July 27, 2017
Having a new baby can be both exciting and nerve-racking. This is especially true for new parents facing an all-too-important milestone in their lives. Parenthood can be very challenging. Even those who already have children are sometimes left second-guessing. Make sure you gather as much information as you can, especially with regard to sleepcare. Having enough quality sleep will help ensure the optimal development of your baby. Providing proper sleepcare will also ensure safety for your baby, avoiding accidents that can turn fatal. The following safe sleeping do’s and don’ts will guide you along the way.
Do spot sleepiness. Be watchful for cues for sleepiness. If you notice your little one is yawning, it may be time for a nap. Other clues include crying, fussiness and rubbing of eyes. Older babies may get clingy, clumsy and hyperactive when sleepy.
Don’t wake up the baby. If your baby falls asleep on the car seat, do not disturb her sleep. Just carry her with the car seat, and set the seat safely on the floor indoors. Make sure you do not place the car seat on a table, couch or any elevated surface. Allow your baby to finish her nap. This is fine only for short naps though, and not for sleeping throughout the night. The safest place for a night’s sleep is on a firm mattress.
Do be aware that babies sleep a lot. You may not realize it at first, but babies tend to sleep up to 16 hours a day, mostly waking only for changing and feedings. As they get older, they would need more sleep at night and less during the day. By the time they reach six months, they would be more likely to sleep through the night, while taking approximately two to three naps during the day. Don’t worry if your baby does not follow these patterns though. Babies each have unique patterns.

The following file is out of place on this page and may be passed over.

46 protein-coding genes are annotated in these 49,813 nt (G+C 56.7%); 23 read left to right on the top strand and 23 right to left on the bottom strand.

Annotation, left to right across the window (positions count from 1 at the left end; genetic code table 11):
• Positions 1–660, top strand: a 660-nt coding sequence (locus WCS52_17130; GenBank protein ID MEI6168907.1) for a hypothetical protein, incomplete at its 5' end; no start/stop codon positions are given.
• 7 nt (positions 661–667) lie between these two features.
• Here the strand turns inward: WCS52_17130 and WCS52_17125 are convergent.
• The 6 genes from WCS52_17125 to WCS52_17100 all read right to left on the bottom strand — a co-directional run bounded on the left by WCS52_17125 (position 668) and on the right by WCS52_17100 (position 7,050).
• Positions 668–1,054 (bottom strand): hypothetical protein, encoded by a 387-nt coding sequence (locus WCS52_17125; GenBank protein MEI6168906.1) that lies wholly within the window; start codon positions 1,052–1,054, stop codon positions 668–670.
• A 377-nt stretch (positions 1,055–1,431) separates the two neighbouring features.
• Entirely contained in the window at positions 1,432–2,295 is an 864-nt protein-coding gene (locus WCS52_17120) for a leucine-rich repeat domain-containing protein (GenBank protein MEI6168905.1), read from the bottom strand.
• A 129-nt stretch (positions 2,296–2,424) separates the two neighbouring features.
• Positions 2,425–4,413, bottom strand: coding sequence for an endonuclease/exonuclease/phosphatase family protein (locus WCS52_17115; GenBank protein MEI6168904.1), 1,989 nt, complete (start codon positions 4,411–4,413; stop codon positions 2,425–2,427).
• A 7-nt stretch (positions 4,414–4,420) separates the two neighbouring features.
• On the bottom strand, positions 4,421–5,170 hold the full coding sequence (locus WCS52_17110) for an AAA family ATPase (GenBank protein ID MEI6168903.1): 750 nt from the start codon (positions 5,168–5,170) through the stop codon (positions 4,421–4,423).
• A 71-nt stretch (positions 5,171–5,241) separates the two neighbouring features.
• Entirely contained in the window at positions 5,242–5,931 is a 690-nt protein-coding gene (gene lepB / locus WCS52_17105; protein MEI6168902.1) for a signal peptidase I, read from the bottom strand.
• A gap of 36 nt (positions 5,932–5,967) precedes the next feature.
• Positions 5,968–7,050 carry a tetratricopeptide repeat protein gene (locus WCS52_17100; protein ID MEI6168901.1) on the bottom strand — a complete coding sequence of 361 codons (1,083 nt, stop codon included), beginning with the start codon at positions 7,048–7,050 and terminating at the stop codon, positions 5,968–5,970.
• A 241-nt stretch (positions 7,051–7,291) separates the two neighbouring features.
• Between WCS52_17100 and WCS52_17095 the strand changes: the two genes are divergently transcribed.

Don’t overdo it with naps on-the-go. It may be fine to squeeze in napping in between errand time and carpooling once in a while. But constantly napping on-the-go may keep your child from getting the rest he needs. If your baby appears to be tired often, then it may be time to cut back on your busy schedule. You may also ask for the assistance of a trusted friend or an experienced babysitter so you can ensure your baby gets regular, restful naps.
Do feed, have a break, then let your baby nap. It is natural for your baby to fall asleep after feeding. Bottle-feeding or nursing your newborn to sleep is also a great way to bond with her or him. Over time though, your baby may start developing the habit of depending on feeding to fall asleep. Make sure your baby learns to fall asleep on her own. Try to separate nursing from your baby’s nap time at least by a few minutes. You may change your baby’s diaper or read a story in between.
Don’t allow your baby to make too many short naps. If your baby is older than six months, it is time to avoid too many short naps. Encourage your little one to take longer naps by trying to keep her up. Stretch the time between naps, making the gaps longer bit by bit. This will reward your baby with longer naps. Aim for one to two hours each. This arrangement will also result to a sounder sleep at night, which is rewarding not only for your baby but for you as well.